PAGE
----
The Highlands Water Project, which has constructed massive dams and tunnels in remote areas, has made Lesotho almost self-sufficient in hydro-electricity. The project also generates millions of dollars annually by exporting water to South Africa.
Lesotho – Been There

En route to Ts’ehlanyane National Park

Photo by Friedrich Stark

Lesotho – Been There En route to Ts’ehlanyane National Park

Passing through Lesotho’s bustling frontier town of Butha Buthe, I feel as though I’ve stepped into a parallel world; a time warp in which there were no mechanized vehicles, no satellite dishes, no teashops.

Sue Bryant
Sue Bryant Travel Writer

The road to Lesotho’s Ts'ehlanyane National Park climbs through steeply terraced valleys, high above rivers carving channels through the red earth. Weeping willows hang over the rushing water, knee-deep in meadows of pink, white and magenta cosmos flowers. Mud brick rondavels with thatched roofs cling to the hillsides. Ladies in their Sunday best walk to church, gossiping. Young boys draped in colorful wool blankets ride ponies along the dirt roads, herding sheep, cattle, donkeys and snooty-looking angora goats.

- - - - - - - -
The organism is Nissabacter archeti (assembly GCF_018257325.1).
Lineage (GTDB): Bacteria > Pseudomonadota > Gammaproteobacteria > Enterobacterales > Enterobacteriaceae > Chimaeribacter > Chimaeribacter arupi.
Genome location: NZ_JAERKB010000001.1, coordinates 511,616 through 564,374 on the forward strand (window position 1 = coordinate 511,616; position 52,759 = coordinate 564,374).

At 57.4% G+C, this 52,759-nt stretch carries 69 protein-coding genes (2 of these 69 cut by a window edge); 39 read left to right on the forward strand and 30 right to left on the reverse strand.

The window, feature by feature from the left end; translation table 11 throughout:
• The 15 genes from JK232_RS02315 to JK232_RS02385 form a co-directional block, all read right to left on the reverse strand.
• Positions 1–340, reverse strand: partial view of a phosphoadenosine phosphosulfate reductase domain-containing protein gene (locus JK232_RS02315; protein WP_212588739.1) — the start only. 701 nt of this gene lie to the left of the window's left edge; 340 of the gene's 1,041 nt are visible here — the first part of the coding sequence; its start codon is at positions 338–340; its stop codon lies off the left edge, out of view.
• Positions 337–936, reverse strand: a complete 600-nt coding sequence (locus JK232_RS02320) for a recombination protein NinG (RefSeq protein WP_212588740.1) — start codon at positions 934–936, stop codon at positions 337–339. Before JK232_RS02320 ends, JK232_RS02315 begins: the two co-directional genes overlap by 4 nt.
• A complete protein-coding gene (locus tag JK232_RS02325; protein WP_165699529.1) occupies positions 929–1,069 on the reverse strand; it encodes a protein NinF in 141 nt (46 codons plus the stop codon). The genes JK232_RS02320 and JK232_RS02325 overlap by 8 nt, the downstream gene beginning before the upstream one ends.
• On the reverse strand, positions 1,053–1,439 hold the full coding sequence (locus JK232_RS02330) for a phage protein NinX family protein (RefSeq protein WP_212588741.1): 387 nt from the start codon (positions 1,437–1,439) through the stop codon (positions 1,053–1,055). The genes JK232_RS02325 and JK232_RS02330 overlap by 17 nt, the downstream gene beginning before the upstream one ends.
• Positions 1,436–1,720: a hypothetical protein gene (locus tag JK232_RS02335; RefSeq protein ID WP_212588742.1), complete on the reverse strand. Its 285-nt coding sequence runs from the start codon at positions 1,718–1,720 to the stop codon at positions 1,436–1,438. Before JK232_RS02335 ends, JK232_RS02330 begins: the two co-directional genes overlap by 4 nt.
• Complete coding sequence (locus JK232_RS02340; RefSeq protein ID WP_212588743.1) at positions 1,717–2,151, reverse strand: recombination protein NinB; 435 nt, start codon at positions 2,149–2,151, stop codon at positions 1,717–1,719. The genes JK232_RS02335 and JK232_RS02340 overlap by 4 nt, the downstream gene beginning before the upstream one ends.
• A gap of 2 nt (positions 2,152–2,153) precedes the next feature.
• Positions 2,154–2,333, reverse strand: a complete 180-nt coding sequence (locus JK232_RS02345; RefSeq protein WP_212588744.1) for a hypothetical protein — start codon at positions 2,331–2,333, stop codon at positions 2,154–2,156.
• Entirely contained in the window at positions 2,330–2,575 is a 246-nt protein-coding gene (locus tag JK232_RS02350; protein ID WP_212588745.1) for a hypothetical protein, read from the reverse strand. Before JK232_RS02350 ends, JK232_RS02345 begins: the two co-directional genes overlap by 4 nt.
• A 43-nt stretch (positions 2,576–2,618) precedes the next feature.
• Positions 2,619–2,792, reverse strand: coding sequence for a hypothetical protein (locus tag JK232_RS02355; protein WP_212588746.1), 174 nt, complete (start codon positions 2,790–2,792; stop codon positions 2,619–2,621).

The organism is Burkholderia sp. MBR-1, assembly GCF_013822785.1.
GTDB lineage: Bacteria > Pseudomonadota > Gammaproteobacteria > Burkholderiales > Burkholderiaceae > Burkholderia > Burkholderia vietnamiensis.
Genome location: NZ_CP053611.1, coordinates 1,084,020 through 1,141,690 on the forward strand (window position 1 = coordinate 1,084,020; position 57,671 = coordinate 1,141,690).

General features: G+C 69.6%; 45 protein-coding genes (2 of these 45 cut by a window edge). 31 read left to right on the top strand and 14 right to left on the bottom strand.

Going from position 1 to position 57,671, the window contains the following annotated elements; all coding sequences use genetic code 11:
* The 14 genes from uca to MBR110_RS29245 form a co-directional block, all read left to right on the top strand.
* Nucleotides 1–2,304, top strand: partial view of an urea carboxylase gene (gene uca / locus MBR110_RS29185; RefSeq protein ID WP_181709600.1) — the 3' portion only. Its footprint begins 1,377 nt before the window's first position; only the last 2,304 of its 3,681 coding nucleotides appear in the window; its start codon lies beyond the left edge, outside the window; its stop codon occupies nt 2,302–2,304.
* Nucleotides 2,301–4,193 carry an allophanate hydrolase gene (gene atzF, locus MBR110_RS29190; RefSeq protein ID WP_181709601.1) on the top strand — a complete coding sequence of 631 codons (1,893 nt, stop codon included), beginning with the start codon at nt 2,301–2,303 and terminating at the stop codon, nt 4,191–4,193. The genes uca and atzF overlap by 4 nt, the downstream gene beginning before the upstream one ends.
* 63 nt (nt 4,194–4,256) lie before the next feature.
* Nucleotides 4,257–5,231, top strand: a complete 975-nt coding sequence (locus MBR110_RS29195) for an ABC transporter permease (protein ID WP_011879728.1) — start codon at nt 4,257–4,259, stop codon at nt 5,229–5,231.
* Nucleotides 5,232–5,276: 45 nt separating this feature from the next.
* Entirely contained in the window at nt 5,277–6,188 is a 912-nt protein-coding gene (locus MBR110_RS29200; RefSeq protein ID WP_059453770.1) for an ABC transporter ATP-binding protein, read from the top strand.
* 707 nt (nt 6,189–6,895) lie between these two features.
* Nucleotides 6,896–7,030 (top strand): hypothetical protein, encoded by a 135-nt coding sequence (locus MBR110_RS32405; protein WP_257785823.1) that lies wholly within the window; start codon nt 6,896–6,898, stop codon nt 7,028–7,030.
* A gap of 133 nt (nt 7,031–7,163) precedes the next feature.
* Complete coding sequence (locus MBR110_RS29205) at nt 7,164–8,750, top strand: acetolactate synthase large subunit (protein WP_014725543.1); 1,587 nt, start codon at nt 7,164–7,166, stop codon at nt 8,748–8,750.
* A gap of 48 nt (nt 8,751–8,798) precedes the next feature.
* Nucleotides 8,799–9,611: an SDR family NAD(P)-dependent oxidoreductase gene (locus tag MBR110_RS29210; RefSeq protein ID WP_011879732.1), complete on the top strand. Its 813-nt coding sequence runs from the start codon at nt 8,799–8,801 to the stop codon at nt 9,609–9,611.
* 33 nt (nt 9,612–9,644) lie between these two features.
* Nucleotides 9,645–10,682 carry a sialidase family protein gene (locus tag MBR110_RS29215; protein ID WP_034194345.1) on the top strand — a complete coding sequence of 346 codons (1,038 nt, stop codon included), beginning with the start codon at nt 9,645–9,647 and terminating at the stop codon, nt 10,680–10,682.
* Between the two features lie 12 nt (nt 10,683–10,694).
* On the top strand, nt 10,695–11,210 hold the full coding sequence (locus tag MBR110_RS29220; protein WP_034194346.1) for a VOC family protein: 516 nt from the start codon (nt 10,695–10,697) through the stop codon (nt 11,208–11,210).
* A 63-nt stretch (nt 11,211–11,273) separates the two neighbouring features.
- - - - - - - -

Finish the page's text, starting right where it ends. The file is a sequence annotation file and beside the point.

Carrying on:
Most strikingly, there are horses everywhere. Horses graze on the hillsides, are tethered outside huts or ridden by locals on the way to market, or neighboring villages.

Lesotho is famous for its sure-footed mountain pony, bred from Arab stock in the early nineteenth-century, and the Basotho (as its people are known) are fast and fearless riders. Absolutely everybody rides; the horse is the main and usually the only form of transport. The standard horseman’s garb is a brightly colored wool blanket, a conical straw hat, white rubber boots and, in winter, a balaclava.

Lesotho has only a smattering of tourist lodges (not forgetting one ski resort), mostly dedicated to pony trekking, fishing and walking. Some offer the kind of seclusion that, in other countries, money just cannot buy.

At the swanky Maliba Lodge in the Ts'ehlanyane National Park, I rise at dawn and stand on my wooden deck, clutching a mug of steaming tea and watching the rising sun striking the tops of the hazy mountains. It is a scene of incredible beauty and peace; not one sign of human development the entire length of the valley.

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